Taxi app Free Now is now offering both hackney carriage and private hire services via the same app in London. The move follows the merger earlier in the year of Free Now and Kapten, both of which are owned by Daimler.
The combined service is now looking to take the London top spot from Uber, though it is already facing criticism from Black Cab drivers, who previously had exclusive access to Free Now, formerly known as MyTaxi, the dominant ride-hailing app in Germany.
The merged app uses the Free Now brand, and this gives the fleet scale and passenger base to become the number one market player with access to over 35,000 drivers using the app in London. But Black Cab drivers have taken to social media, saying they might boycott the app, as they did in 2014 with Hailo. Hailo was an earlier taxi app that also added PHV services. Disgruntled cabbies painted graffiti on Hailo’s offices and crossed out Hailo ads on their vehicles, forcing the app to climb down. Hailo was itself taken over by MyTaxi in 2016, and now is effectively part of Free Now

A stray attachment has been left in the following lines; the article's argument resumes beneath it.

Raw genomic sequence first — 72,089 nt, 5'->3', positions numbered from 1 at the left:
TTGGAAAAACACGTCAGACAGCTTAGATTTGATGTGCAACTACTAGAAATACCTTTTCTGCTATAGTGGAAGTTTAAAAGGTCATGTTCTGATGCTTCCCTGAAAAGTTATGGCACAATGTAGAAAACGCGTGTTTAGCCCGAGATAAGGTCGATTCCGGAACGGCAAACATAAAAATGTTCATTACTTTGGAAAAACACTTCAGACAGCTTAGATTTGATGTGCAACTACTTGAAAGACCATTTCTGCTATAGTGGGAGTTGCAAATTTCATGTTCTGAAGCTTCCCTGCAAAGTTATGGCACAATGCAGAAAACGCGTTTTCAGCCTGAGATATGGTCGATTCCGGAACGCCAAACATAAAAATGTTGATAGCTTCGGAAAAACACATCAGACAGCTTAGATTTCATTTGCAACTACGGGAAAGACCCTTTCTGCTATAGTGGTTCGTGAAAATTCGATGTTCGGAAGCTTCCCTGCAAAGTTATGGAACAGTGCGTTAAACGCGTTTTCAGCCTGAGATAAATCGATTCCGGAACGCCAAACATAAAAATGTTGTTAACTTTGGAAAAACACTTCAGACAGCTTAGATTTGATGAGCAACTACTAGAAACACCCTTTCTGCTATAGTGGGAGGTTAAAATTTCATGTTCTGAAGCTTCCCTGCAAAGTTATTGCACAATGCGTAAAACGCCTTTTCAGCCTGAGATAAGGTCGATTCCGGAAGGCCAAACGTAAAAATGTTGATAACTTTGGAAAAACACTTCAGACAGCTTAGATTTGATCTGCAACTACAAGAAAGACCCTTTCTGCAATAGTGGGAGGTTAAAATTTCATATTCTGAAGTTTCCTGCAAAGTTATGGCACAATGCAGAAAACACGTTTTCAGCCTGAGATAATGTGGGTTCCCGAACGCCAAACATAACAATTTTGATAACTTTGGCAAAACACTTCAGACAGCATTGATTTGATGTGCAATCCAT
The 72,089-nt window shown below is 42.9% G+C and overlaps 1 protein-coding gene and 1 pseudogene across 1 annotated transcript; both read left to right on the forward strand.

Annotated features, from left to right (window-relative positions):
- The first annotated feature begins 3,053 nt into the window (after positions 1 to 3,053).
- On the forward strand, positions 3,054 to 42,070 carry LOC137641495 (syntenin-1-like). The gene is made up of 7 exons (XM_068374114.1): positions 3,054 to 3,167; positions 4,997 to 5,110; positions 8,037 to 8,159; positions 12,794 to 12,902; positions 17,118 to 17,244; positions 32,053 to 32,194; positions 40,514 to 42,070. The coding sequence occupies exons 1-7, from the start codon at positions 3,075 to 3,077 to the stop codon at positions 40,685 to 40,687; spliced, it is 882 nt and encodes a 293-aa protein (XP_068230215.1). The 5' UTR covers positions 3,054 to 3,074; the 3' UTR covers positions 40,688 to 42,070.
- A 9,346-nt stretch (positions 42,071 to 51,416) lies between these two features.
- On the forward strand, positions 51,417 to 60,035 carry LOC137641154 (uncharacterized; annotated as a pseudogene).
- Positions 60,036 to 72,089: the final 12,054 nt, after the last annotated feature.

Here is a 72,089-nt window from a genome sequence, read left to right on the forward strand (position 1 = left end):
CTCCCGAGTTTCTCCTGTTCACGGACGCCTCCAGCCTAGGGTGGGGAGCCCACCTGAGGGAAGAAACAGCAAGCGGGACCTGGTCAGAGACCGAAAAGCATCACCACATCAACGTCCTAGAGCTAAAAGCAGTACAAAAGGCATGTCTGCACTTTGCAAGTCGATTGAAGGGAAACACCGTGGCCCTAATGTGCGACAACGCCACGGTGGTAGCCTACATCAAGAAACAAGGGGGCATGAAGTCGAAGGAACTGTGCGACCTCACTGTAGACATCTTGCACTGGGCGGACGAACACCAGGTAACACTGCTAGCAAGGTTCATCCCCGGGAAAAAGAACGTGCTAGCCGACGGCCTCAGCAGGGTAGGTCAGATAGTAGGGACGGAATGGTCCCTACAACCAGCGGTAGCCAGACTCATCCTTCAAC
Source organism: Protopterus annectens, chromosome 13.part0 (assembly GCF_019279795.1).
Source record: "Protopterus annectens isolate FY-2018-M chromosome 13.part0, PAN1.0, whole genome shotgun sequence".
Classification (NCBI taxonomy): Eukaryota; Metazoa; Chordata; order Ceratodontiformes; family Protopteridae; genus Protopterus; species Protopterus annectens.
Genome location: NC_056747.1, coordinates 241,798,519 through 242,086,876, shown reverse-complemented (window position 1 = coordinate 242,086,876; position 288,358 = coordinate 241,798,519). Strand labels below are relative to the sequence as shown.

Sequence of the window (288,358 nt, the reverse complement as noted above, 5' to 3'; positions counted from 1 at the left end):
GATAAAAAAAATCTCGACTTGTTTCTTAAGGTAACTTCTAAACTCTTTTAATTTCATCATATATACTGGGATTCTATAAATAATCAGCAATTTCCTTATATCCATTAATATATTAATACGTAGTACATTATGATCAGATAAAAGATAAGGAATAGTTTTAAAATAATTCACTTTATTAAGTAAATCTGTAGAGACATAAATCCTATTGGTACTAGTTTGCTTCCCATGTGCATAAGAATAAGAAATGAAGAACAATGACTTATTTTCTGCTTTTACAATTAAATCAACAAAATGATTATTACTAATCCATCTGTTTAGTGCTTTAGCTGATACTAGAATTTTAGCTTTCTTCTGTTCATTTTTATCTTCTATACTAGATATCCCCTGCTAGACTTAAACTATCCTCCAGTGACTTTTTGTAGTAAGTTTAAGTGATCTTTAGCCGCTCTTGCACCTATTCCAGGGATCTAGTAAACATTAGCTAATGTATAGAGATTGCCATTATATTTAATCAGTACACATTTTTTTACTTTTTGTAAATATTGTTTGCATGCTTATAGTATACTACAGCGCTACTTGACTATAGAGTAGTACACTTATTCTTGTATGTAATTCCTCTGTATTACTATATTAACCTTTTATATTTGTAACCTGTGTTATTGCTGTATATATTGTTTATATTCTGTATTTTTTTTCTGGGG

Free Now or Kapten users can download an updated Free Now app, which gives them a choice of taxi or PHV. The app also gives access to Free Now’s fleet of electric vehicles, which it claims is the largest among all ride-hailing apps in any city in Europe. Around 40% of the company’s black cab trips are already taken in an electric vehicle.
As well as black cabs and PHVs, the firm is advising a number of London boroughs and local councils on the implementation of rental e-scooters, and will be rolling-out its own e-scooter rental service in the capital over the coming months, as it already has in a range of European cities.
Mariusz Zabrocki, general manager of Free Now UK, and leader of the new joint business, said: “As a result of Covid-19, the transport sector has changed radically and we’re seeing increased demand for personal modes of transport. We’re ideally placed to offer customers a convenient, safe and efficient means of travel, whether for work or to see friends and family. Our new, merged offering is also going to support drivers by offering a much broader passenger base and increasing the pool of customers they have access to, which will ultimately mean more business, after what has been a particularly tough time for drivers.”
Free Now currently operates in100 cities across Europe, with 14 million passengers and more than 100,000 drivers. In the UK, the service is available in London, Manchester, Nottingham, Edinburgh, Brighton, Reading, Oxford, Derby and Leicester.